From proposing a constant tariff for consumers using solar energy for a period of 25 years to achieving 2,000-MW solar capacity during the same period, the Delhi Dialogue Commission (DDC), in a thrust to use of clean energy, submitted its draft solar energy policy for the capital on Thursday.
With an aim to incentivise the consumers — both domestic and industrial — to use solar technology, the DDC has recommended to the government to keep the power tariff at the current rates at Rs 6-8 per unit consumed for 25 years for solar power.
The commission has also said that it aimed to raise the percentage of total electricity consumption of solar energy from 35 MW to 2,000 MW in the next 25 years — which would account for over 21 per cent of total power consumption from the current 1 per cent. The DDC has also submitted to the government that solar installations be completed within five years on all government rooftops.
“We will create cheap, clean, affordable and reliable energy through solar energy, which will be able to meet 20 per cent of Delhi’s power demand. The cost of setting up 1 KW Solar System plant comes to around Rs 80,000. It requires an area of about 10 sqm and generates 1,300 KWH units per year. This will lead to saving of Rs 11,500 a year for households’ generation. So in seven years, a family will recover the investment made for solar installation,” Ashish Khetan, vice-chairperson, DDC, said.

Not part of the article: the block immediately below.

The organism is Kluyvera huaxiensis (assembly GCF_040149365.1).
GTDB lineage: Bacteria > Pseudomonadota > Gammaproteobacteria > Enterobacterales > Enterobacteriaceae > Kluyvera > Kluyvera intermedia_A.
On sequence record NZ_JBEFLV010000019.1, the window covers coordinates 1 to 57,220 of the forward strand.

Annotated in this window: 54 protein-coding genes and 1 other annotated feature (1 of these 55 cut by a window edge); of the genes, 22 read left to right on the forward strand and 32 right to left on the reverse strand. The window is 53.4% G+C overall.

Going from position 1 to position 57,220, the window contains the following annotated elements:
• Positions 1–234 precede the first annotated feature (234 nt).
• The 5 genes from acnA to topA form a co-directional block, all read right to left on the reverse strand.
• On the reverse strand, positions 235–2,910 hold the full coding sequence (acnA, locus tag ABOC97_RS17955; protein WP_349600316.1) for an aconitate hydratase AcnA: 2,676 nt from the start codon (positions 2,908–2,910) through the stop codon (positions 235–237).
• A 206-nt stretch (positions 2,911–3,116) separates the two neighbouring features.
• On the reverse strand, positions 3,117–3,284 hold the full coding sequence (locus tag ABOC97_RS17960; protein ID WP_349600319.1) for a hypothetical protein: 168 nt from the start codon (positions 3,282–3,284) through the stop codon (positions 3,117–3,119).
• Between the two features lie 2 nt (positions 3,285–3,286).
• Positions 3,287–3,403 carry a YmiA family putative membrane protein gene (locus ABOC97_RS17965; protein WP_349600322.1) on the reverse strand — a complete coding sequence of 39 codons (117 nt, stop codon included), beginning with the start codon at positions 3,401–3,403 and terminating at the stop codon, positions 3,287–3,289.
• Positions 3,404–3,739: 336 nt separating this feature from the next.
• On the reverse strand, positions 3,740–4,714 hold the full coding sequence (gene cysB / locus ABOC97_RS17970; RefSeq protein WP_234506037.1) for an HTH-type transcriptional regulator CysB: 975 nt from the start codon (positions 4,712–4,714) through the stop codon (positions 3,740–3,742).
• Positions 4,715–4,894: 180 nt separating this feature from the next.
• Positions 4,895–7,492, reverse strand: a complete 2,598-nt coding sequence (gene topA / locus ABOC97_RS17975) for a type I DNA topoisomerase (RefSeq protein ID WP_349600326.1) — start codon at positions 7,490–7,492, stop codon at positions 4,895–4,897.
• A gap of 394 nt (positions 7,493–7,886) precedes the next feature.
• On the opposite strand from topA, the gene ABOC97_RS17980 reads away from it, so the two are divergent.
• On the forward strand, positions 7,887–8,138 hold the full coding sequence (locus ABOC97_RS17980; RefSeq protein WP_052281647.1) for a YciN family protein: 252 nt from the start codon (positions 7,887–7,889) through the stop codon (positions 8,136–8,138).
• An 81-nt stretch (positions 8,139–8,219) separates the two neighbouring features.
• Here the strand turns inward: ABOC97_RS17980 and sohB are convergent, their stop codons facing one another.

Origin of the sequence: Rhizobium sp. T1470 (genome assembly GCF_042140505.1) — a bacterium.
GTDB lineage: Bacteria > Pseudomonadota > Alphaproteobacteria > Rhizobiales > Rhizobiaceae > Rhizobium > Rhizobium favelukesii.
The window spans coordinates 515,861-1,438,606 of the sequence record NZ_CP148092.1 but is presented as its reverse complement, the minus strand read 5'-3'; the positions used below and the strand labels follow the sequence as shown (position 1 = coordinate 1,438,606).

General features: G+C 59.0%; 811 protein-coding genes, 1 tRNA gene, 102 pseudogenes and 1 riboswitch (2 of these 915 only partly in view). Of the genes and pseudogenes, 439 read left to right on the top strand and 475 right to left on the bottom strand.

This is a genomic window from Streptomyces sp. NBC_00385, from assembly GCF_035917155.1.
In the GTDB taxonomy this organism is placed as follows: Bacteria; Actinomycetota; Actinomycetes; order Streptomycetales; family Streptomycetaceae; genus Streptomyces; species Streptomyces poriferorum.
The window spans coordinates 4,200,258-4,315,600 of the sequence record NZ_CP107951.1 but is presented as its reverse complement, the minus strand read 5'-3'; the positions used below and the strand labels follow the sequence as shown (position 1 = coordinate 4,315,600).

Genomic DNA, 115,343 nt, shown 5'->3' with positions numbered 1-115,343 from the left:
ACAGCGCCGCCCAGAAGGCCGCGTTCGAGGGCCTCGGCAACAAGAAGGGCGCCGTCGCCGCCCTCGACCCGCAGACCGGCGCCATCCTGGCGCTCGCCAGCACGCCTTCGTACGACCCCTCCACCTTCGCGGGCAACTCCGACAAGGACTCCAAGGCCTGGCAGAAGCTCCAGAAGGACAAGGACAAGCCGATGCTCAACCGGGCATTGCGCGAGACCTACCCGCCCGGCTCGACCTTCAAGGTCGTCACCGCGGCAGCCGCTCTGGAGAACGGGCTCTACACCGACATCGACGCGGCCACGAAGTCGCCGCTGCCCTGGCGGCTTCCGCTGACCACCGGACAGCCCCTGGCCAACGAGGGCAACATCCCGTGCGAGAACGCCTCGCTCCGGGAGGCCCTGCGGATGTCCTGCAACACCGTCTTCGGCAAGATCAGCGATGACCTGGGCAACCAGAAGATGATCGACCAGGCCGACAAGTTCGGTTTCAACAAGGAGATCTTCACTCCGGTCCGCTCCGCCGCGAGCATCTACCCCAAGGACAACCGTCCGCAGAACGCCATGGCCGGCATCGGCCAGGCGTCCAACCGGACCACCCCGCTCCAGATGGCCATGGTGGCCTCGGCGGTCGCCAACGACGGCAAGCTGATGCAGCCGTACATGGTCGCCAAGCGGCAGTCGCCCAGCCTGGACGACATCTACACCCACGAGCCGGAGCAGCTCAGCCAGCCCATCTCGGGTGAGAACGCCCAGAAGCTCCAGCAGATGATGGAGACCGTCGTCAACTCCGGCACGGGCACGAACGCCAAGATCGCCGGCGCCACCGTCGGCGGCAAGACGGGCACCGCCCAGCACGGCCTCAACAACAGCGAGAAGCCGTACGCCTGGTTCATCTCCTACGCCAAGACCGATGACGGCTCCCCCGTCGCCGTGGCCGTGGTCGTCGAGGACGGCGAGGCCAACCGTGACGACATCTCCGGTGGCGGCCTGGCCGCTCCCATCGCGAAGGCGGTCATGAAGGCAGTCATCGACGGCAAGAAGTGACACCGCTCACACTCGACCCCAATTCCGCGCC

Another major policy shift recommended by the DDC is the “zero government subsidy”. Instead, the DDC proposed “generation-based incentives” or the GBI. According to the draft policy, the DDC proposes that state shall offer a limited time GBI for net metered connection only to domestic users — where a GBI of Rs 2 unit (KWH) of gross solar energy is proposed for three years. This will applicable to only to those who generate more than 1,000 units. For this purpose, a green fund would be established.
It also recommends the multiple financial models — from self-owned (CAPEX) where the end consumer can own the asset and claim accelerated depreciation and save taxes. The other model proposed is the third party-owned (RESCO) where the user does not carry out maintenance but only pays for the service to another operator.